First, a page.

Young children did not go to school today. Employers did not open their stores. Families did not say goodbye to each other.
These daily activities that I take for granted have become a distant memory for those affected by Typhoon Haiyan.
The Philippine islands were hit by 24 typhoons in the past year, so it would stand to reason that they’re more than a little equipped to deal with these serious storms. The Filipino people are used to dealing with these brutal tropical cyclones, but early last Friday, Typhoon Haiyan, the strongest Typhoon in recorded history, ransacked the islands.
The typhoon was three and a half times more brutal and violent than Hurricane Katrina and big enough to span from Spain to Sweden. The howling 235 mph winds blew cities away, but massive walls of ocean water crushed them in their tracks. Debris skim the bottom of newly formed rivers of polluted water— where there were once city streets — harming and impairing citizens as they try to make their way through the muck.
And it’s no better on drier land. Piles and piles of rubble continue to hold hundreds of people captive.
The death toll? Still unknown.
An estimated 10,000 people could be buried under the destruction. The unwelcome stench of decomposing bodies lingers in the once clean air, causing alarm over the possible spread of disease.
Since airports are damaged and power outages had a domino effect across the islands, relief efforts are having difficulty providing aid. With nowhere to go and families forcibly torn apart, citizens have no choice but to wait for whatever aid can reach them.
Other countries are doing their best to help survivors. The U.S. has dedicated $20 million and an aircraft carrier to relief efforts. Britain is sending a warship and $16 million. The Vatican vowed to $4 million, Japan $10 million and New Zealand $1.7 million.
This horrific typhoon has led some to start blaming global warming, citing manmade changes to the environment as the source of such a powerful storm. Experts state that that there may be a clear link between Haiyan and a warming world. Warmer climates often lead to more extreme weather and “natural” disasters.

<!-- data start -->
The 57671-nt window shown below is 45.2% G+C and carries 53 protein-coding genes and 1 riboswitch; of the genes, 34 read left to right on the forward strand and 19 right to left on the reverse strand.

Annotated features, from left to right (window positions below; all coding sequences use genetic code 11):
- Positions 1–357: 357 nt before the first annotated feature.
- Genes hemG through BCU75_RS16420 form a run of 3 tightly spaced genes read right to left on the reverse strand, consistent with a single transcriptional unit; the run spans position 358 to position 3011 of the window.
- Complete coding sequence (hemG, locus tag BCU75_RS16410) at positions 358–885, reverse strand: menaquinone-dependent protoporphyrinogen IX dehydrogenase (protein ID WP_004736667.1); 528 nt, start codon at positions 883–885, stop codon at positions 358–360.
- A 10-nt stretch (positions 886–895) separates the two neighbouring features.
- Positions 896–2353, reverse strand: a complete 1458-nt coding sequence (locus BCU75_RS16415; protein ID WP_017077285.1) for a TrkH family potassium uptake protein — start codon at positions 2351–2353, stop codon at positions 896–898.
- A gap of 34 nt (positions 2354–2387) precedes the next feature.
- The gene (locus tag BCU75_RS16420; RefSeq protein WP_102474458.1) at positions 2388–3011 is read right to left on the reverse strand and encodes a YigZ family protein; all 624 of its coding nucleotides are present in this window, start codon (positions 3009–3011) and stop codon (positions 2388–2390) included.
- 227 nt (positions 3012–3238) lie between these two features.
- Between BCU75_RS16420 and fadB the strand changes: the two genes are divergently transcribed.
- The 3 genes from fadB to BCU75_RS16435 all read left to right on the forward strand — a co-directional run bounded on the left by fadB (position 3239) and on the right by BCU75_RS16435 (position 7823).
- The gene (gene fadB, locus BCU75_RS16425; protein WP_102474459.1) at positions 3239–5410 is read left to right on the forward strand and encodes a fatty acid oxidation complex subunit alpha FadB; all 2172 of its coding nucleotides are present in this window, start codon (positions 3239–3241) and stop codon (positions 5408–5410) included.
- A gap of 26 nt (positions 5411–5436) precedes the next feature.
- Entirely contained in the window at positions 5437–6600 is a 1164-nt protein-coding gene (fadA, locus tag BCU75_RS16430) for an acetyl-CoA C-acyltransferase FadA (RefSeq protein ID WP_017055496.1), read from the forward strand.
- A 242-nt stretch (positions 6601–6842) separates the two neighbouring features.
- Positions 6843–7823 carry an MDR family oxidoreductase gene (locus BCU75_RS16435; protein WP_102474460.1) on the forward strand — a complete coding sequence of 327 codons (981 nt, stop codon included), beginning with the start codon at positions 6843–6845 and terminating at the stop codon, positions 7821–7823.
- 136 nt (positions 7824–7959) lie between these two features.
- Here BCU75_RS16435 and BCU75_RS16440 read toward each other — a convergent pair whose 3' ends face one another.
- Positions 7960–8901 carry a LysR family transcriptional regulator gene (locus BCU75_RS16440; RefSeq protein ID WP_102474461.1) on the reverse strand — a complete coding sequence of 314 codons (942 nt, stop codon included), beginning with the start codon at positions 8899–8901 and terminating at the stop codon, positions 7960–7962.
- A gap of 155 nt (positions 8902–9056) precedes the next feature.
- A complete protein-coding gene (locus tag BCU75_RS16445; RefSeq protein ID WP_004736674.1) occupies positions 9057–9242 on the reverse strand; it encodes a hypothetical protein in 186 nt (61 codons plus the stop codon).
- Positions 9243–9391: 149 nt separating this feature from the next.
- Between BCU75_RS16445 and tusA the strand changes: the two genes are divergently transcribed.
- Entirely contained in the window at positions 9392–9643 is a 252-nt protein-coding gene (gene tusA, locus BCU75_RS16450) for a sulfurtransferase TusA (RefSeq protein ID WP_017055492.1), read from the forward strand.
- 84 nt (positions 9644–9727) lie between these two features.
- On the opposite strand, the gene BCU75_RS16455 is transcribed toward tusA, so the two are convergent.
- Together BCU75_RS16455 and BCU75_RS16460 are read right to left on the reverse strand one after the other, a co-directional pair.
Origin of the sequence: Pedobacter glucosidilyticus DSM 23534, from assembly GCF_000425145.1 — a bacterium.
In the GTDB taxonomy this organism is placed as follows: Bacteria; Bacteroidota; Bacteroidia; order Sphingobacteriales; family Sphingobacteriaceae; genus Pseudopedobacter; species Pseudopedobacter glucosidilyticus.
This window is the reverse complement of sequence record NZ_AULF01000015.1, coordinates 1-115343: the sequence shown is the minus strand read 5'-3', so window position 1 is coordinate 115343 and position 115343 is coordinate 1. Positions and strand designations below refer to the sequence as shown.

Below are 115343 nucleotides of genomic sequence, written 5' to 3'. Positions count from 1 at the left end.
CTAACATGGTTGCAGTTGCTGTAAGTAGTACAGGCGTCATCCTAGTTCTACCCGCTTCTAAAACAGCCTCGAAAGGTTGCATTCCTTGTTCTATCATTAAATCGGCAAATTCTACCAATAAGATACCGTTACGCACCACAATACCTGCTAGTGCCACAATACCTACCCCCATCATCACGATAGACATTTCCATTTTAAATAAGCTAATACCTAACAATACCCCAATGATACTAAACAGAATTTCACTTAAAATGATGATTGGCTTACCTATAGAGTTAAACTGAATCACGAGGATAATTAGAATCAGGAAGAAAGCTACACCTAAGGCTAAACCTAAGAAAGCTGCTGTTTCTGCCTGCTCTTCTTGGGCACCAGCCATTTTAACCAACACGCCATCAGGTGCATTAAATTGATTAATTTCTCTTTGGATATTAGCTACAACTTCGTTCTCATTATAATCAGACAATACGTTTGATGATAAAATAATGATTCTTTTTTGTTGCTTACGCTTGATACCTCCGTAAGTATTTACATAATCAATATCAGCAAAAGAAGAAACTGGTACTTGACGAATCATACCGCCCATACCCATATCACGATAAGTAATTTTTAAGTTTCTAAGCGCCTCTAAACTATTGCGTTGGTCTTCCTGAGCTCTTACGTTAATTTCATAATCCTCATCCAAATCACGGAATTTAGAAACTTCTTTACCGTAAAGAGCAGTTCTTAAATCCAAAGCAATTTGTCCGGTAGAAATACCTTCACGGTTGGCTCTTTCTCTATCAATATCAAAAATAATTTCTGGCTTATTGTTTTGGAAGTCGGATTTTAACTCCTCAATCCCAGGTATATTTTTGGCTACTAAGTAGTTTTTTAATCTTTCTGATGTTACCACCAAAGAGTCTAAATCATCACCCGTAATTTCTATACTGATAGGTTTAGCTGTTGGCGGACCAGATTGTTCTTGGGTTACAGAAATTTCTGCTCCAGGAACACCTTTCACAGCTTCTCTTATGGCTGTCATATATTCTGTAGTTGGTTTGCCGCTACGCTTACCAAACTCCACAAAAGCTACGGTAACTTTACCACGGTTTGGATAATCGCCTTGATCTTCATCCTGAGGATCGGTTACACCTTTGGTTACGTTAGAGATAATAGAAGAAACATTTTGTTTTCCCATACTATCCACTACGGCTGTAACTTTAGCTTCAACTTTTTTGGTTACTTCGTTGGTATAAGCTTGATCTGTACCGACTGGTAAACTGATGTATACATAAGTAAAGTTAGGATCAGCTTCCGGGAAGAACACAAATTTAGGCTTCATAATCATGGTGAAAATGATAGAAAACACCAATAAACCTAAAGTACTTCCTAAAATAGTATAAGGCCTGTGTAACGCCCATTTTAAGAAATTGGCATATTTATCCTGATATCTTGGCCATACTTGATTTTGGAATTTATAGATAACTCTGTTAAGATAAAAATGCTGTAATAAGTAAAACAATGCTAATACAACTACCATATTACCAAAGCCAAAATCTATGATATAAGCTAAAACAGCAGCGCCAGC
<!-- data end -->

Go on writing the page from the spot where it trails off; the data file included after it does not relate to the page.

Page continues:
According to an article by The Guardian, “the consensus of climate scientists is increasingly that super storms will become more frequent… The average tropical cyclone maximum wind speed is likely to increase, but the global frequency of tropical cyclones is likely to decrease or remain unchanged.”
If global warming is to blame for the increase of severe natural disasters in the modern day world than it’s safe to say that we’re paying for it — figuratively and literally. The U.S. has endured 25 extreme weather events since 2011 that each caused more than $1 billion in damages.
It can be difficult to contribute when our wallets are tight, but it’s safe to say that Typhoon Haiyan has hit home for a lot of us. Why? We attended classes today. Some of us went to work as per our usual routine and we still have the opportunity to talk to our loved ones. And that's why college students everywhere are coming together and donating the money that might have gone towards their daily latte towards relief efforts. Companies like Facebook have made it easier than ever to donate, and students are leading the charge towards sending aid to their Filipino counterparts who aren't going to be able to attend school for a while.
We take a lot for granted, but during this month of giving and saying thanks, this disaster makes things pretty clear. We have a lot to be grateful for.